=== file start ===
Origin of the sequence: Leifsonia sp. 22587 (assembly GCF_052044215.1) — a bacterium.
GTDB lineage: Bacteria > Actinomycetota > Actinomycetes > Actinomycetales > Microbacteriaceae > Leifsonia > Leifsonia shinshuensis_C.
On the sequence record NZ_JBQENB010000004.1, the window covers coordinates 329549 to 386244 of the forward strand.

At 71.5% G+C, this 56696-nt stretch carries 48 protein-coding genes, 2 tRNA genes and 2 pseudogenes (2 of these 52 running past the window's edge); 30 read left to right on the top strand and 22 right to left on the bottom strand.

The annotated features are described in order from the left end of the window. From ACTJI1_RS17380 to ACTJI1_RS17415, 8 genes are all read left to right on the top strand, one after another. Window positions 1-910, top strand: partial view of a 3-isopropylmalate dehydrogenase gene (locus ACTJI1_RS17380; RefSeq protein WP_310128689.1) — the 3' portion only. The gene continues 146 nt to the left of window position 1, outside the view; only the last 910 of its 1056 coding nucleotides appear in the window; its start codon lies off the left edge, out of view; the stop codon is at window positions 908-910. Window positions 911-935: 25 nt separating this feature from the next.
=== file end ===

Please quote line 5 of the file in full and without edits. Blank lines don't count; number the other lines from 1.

The annotated features are described in order from the left end of the window. From ACTJI1_RS17380 to ACTJI1_RS17415, 8 genes are all read left to right on the top strand, one after another. Window positions 1-910, top strand: partial view of a 3-isopropylmalate dehydrogenase gene (locus ACTJI1_RS17380; RefSeq protein WP_310128689.1) — the 3' portion only. The gene continues 146 nt to the left of window position 1, outside the view; only the last 910 of its 1056 coding nucleotides appear in the window; its start codon lies off the left edge, out of view; the stop codon is at window positions 908-910. Window positions 911-935: 25 nt separating this feature from the next.